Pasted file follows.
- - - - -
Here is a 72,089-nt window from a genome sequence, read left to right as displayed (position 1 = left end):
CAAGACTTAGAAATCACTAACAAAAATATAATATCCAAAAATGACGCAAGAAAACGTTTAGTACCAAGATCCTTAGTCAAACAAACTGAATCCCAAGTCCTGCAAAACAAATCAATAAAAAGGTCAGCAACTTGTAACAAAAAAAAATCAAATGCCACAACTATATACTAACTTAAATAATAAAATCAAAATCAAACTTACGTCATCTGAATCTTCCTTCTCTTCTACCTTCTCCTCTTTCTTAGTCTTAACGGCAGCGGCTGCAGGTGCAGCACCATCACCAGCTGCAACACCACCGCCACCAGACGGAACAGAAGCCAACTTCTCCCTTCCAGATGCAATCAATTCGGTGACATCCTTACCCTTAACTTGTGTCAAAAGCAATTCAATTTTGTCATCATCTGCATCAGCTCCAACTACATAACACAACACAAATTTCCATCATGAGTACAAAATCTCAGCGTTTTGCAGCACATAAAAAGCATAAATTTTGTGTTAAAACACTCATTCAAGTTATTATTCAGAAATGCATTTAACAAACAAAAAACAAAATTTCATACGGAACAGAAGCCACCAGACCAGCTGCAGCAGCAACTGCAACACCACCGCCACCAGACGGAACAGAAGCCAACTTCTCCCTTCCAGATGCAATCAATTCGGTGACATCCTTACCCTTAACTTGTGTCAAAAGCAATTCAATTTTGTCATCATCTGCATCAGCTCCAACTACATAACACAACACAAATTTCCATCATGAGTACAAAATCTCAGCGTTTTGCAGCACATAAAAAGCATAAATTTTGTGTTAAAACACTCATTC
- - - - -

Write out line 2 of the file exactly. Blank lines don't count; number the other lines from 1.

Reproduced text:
CAAGACTTAGAAATCACTAACAAAAATATAATATCCAAAAATGACGCAAGAAAACGTTTAGTACCAAGATCCTTAGTCAAACAAACTGAATCCCAAGTCCTGCAAAACAAATCAATAAAAAGGTCAGCAACTTGTAACAAAAAAAAATCAAATGCCACAACTATATACTAACTTAAATAATAAAATCAAAATCAAACTTACGTCATCTGAATCTTCCTTCTCTTCTACCTTCTCCTCTTTCTTAGTCTTAACGGCAGCGGCTGCAGGTGCAGCACCATCACCAGCTGCAACACCACCGCCACCAGACGGAACAGAAGCCAACTTCTCCCTTCCAGATGCAATCAATTCGGTGACATCCTTACCCTTAACTTGTGTCAAAAGCAATTCAATTTTGTCATCATCTGCATCAGCTCCAACTACATAACACAACACAAATTTCCATCATGAGTACAAAATCTCAGCGTTTTGCAGCACATAAAAAGCATAAATTTTGTGTTAAAACACTCATTCAAGTTATTATTCAGAAATGCATTTAACAAACAAAAAACAAAATTTCATACGGAACAGAAGCCACCAGACCAGCTGCAGCAGCAACTGCAACACCACCGCCACCAGACGGAACAGAAGCCAACTTCTCCCTTCCAGATGCAATCAATTCGGTGACATCCTTACCCTTAACTTGTGTCAAAAGCAATTCAATTTTGTCATCATCTGCATCAGCTCCAACTACATAACACAACACAAATTTCCATCATGAGTACAAAATCTCAGCGTTTTGCAGCACATAAAAAGCATAAATTTTGTGTTAAAACACTCATTC